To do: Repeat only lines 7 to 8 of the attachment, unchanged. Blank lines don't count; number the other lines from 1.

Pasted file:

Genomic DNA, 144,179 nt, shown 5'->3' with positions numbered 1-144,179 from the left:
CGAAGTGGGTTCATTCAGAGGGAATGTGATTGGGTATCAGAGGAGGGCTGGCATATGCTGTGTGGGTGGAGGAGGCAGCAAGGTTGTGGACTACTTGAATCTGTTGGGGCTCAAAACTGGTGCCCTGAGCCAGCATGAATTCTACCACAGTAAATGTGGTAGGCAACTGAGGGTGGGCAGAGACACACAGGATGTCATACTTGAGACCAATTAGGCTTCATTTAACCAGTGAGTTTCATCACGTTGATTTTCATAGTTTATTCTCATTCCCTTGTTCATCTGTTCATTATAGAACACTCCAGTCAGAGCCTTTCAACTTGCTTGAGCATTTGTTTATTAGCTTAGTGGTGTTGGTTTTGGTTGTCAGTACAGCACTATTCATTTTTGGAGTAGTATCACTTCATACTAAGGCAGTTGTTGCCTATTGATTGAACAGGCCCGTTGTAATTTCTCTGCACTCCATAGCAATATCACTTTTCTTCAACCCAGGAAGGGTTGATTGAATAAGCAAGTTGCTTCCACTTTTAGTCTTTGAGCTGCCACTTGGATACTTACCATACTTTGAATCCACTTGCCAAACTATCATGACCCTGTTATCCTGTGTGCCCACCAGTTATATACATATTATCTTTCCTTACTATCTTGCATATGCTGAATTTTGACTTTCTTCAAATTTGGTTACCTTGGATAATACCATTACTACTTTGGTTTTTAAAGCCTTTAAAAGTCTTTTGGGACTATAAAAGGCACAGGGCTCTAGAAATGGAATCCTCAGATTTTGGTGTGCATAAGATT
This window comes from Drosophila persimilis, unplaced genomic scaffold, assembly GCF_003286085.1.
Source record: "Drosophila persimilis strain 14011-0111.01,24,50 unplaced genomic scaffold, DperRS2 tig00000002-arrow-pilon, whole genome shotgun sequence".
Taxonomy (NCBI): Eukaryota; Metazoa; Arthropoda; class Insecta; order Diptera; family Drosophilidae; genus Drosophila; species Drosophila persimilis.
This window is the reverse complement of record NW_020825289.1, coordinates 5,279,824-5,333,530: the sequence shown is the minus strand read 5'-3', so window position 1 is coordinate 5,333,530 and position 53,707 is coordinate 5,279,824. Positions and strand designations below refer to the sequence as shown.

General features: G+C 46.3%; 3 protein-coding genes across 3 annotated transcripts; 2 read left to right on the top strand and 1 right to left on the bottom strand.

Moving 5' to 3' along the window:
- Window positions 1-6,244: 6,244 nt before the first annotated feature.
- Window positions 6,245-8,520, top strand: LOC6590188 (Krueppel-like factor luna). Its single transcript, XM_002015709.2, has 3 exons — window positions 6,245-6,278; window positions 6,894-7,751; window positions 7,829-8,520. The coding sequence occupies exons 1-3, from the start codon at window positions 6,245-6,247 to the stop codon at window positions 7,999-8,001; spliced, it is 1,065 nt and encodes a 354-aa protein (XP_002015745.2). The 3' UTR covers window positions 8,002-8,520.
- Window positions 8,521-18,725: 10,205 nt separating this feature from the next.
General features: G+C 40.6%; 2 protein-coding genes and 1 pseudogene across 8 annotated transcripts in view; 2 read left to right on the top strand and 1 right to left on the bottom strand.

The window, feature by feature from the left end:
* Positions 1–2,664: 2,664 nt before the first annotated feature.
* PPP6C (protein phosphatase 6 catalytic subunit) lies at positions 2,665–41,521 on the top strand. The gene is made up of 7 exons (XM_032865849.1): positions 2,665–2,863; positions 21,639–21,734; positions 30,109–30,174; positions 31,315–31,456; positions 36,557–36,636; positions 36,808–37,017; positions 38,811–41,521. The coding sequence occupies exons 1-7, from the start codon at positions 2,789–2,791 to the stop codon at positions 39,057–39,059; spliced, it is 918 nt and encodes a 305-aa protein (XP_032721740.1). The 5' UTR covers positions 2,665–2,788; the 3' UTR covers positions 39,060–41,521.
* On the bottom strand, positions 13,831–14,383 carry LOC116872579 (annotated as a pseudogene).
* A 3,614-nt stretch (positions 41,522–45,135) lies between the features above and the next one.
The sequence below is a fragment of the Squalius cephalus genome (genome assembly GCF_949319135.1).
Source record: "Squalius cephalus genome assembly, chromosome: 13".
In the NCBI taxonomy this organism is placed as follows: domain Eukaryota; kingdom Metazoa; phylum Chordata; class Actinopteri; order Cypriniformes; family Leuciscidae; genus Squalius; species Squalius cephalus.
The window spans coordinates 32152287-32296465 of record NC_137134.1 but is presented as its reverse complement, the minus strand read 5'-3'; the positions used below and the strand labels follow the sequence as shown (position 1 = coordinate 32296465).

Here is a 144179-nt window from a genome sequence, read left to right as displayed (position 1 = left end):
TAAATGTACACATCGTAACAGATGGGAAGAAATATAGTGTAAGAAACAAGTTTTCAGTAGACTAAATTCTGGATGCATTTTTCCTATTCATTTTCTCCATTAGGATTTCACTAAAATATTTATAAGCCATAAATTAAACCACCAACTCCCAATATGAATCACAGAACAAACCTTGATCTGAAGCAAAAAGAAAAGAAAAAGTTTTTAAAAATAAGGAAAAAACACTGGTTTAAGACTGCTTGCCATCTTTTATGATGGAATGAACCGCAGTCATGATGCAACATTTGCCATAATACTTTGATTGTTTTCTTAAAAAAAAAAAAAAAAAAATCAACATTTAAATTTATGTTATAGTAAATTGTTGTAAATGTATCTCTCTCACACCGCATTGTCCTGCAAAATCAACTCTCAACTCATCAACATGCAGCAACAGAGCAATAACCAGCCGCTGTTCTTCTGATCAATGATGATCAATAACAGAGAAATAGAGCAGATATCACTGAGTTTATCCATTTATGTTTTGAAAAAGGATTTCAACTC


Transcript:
General features: G+C 46.3%; 3 protein-coding genes across 3 annotated transcripts; 2 read left to right on the top strand and 1 right to left on the bottom strand.

Moving 5' to 3' along the window: